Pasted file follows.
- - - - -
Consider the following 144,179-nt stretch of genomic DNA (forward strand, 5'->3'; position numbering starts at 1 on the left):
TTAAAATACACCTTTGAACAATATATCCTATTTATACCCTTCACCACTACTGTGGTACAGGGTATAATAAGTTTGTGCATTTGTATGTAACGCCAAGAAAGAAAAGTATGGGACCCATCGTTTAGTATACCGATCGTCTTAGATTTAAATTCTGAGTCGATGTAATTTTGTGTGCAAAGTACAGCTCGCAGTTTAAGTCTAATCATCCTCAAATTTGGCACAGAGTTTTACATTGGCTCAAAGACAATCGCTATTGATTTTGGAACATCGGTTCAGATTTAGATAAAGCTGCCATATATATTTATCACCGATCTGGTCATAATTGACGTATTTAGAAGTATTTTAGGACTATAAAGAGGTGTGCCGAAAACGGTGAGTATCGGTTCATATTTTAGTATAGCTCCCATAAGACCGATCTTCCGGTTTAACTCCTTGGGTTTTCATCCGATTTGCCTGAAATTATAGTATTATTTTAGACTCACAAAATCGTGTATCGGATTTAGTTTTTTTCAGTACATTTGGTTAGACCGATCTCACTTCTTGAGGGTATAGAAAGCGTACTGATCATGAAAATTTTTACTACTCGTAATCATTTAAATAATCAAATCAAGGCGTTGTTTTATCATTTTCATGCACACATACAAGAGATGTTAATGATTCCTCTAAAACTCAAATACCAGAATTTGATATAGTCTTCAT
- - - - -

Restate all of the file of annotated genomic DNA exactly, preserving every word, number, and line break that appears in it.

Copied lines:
Consider the following 144,179-nt stretch of genomic DNA (forward strand, 5'->3'; position numbering starts at 1 on the left):
TTAAAATACACCTTTGAACAATATATCCTATTTATACCCTTCACCACTACTGTGGTACAGGGTATAATAAGTTTGTGCATTTGTATGTAACGCCAAGAAAGAAAAGTATGGGACCCATCGTTTAGTATACCGATCGTCTTAGATTTAAATTCTGAGTCGATGTAATTTTGTGTGCAAAGTACAGCTCGCAGTTTAAGTCTAATCATCCTCAAATTTGGCACAGAGTTTTACATTGGCTCAAAGACAATCGCTATTGATTTTGGAACATCGGTTCAGATTTAGATAAAGCTGCCATATATATTTATCACCGATCTGGTCATAATTGACGTATTTAGAAGTATTTTAGGACTATAAAGAGGTGTGCCGAAAACGGTGAGTATCGGTTCATATTTTAGTATAGCTCCCATAAGACCGATCTTCCGGTTTAACTCCTTGGGTTTTCATCCGATTTGCCTGAAATTATAGTATTATTTTAGACTCACAAAATCGTGTATCGGATTTAGTTTTTTTCAGTACATTTGGTTAGACCGATCTCACTTCTTGAGGGTATAGAAAGCGTACTGATCATGAAAATTTTTACTACTCGTAATCATTTAAATAATCAAATCAAGGCGTTGTTTTATCATTTTCATGCACACATACAAGAGATGTTAATGATTCCTCTAAAACTCAAATACCAGAATTTGATATAGTCTTCAT